If you own stock in McDonald’s, I am so very sorry. The leading fast food chain is slipping, and by slipping I mean no one ever says, “Hey let’s go to McDonalds for lunch today” ever. Unless you are on a road trip and there is virtually nothing but that … or gas station refrigerator mystery sandwiches and bagged Doritos to select.Even James Franco agrees with me:…I still love the simplicity of the McDonald’s hamburger and its salty fries. After reading “Fast Food Nation,” it’s hard for me to trust the grade of the meat. But maybe once a year, […] »
- April Neale
A same-old male-ego-stroking romantic-wish-fulfillment fantasy becomes actually enraging when it adds a sci-fi-horror twist. I’m “biast” (pro): nothing
I’m “biast” (con): nothing
(what is this about? see my critic’s minifesto)
There are all the movies about regular schmoes who snag amazing gorgeous brilliant girlfriends because they so totally deserve amazing gorgeous brilliant girlfriends despite the fact that they are not amazing or gorgeous or brilliant themselves. Those movies tend to be really annoying for the stroking of male egos they represent, both onscreen and off, with their subtext of “Hey, you, out in the audience. You totally deserve a supermodel neurosurgeon girlfriend too!” And they’re annoying for how we never see the converse: the regular gal who totally deserves a billionaire genius playboy boyfriend. And for how the fact that these movies are not derided as wish-fulfillment romantic fantasies while infinitely more realistic romantic »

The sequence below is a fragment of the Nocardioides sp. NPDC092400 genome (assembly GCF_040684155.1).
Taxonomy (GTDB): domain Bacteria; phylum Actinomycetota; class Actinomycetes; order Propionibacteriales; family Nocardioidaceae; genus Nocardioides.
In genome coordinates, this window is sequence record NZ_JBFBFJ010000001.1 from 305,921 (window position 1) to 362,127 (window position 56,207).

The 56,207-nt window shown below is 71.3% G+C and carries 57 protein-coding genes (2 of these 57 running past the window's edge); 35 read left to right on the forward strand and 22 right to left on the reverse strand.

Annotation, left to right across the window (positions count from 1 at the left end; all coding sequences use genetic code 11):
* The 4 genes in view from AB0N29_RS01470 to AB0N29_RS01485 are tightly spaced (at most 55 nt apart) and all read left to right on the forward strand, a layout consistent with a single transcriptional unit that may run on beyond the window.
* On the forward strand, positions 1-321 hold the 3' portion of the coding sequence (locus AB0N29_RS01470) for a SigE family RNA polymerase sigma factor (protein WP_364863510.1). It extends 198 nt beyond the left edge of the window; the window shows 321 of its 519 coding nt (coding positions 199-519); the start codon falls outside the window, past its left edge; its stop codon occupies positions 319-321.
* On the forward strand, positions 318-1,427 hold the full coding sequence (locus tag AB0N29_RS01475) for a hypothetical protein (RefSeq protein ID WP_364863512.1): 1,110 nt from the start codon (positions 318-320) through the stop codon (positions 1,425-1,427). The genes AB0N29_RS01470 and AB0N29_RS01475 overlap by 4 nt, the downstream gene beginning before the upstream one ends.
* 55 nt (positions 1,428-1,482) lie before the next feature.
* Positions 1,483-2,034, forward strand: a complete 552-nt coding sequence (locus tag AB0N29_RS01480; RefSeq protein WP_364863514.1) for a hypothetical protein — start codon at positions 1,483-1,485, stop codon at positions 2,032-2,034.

- MaryAnn Johanson
This pro-vegetarian campaign video stars Richard Linklater, the director of Boyhood and, perhaps more appropriately, Fast Food Nation. I assume he wrote and directed this clip too; whoever did made space for some nice nods to Nintendo and Back to the Future.